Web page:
Greek banks bounced higher on Thursday, finding some support after the previous session’s losses took an average of 25 per cent off the share prices of the country’s four biggest lenders.
The sector showed the first signs of looking oversold after three sessions of steep falls, which started before last weekend’s general election. As expected, the poll brought the anti-austerity Syriza party to power with a mandate to overhaul the policies brought in under the terms of the international bailout of Greece.
The new government will seek a write-off for some of Greece’s sovereign debts, and with its private banks holding government paper, concerns have grown about the potential implications of the policy on the sector.
There were signs on Thursday that the market looked as if such risk had been priced in during the sell-off, which took 12 per cent off the Athens General index.
The main Greek benchmark recovered 2.5 per cent to 728.91 on Thursday, with banks moving from the vanguard of the selling to the forefront of the gains. Shares in Attica Bank made the biggest single gain on a recovering Athens General index, up 12 per cent at €0.07. Alpha Bank was up 11.8 per cent and National Bank of Greece, one of Wednesday’s most eye-catching casualties, rose 4.2 per cent on Thursday.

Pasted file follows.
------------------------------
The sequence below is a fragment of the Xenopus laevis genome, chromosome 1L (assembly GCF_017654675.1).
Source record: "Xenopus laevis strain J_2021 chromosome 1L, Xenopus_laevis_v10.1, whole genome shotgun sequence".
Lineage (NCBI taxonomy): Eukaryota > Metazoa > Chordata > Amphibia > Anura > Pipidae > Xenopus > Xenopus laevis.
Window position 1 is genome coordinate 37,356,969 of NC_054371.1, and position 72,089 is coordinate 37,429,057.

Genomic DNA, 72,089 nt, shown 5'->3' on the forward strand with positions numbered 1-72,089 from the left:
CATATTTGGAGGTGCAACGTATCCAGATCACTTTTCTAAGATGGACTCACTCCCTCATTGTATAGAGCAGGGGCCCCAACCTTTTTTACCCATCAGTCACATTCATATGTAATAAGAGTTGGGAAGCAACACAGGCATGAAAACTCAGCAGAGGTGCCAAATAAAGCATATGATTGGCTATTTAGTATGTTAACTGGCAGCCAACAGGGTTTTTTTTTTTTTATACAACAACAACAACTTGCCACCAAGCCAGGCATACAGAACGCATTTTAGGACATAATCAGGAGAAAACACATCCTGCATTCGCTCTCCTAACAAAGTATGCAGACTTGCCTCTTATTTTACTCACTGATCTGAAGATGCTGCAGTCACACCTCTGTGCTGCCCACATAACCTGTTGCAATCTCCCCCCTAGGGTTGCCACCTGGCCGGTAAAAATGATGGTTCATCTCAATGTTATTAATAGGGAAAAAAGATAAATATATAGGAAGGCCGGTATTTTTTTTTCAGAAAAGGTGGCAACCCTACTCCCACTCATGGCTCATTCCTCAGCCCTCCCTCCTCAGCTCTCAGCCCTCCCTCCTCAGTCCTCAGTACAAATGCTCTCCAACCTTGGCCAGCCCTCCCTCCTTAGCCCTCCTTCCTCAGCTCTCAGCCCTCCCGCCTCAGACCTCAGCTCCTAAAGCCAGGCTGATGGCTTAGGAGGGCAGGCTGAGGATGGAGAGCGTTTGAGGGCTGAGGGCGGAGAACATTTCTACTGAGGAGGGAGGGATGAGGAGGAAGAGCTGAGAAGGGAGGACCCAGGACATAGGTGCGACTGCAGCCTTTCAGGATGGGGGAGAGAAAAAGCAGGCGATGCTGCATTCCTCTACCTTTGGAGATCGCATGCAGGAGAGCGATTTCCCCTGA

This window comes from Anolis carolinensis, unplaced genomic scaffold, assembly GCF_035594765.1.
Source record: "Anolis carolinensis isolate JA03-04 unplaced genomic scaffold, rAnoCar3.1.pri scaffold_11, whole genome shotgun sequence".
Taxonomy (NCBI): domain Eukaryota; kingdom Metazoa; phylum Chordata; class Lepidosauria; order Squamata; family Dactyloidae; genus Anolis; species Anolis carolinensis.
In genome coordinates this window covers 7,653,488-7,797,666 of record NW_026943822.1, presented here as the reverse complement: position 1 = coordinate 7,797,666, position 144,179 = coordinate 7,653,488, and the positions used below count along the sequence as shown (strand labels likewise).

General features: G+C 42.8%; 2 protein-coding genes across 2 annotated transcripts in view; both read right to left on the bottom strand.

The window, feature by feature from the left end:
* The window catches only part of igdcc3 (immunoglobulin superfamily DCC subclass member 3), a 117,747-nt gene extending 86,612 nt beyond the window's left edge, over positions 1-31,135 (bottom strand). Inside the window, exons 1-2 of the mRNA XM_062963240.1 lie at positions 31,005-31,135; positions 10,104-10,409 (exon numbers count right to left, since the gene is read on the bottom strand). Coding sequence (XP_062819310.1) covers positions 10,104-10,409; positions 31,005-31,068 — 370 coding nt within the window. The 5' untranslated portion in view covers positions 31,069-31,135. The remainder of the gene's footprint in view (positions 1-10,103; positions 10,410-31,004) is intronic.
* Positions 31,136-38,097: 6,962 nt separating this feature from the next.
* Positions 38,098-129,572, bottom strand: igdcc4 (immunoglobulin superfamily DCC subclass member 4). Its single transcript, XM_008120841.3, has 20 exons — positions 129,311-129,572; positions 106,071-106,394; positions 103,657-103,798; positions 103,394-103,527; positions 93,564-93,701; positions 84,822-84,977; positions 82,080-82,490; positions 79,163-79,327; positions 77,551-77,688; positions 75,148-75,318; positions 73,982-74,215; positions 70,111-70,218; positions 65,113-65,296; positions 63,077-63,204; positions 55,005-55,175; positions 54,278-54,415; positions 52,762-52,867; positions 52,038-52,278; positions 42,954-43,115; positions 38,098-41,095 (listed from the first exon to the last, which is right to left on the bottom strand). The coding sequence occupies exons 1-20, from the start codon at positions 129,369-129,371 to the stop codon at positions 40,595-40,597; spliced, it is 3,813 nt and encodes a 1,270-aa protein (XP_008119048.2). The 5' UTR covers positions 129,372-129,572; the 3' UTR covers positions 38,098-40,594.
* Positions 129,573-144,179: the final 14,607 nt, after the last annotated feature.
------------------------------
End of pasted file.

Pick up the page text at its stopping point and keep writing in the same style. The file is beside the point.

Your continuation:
Shares in Piraeus, Greece’s largest bank by assets, whose stock price has halved over the past month, regained 9.2 per cent to €0.54.
Nonetheless, shares in the sector remain battered by three consecutive sessions of double-digit losses and doubts remain about the political risks banks face since the election.
“Syriza’s debt-relief rhetoric could be a solvency risk,” said Christy Hajiloizou, analyst at Barclays.
“Potential sovereign and private debt restructurings are a further area of concern and may have a material impact on the Greek banks’ capital positions. While bank sovereign debt holdings are significantly lower . . . they remain significant relative to the size of the banks’ capital bases for all banks except Piraeus.
“Our understanding is that Syriza may also seek partial forgiveness of non-performing loans of certain borrowers, although this may be done over a longer time horizon. Given that uncovered non-performing loans as a percentage of common equity tier one capital are very high for all banks, this may put additional pressure on the banks’ solvency positions.”
Nondas Nicolaides, senior credit office at Moody’s, the rating agency, said Syriza’s win was “credit negative” for Greek banks, with the political uncertainty hampering their access to funding and prompting savers to withdraw deposits.
“Deposit outflows from Greek banks have been evident since early December 2014, but they accelerated in January 2015,” said Mr Nicolaides. “According to our estimates, deposits have declined by more than €12bn so far, from a private sector deposit base of €164.3bn at the end of November 2014.”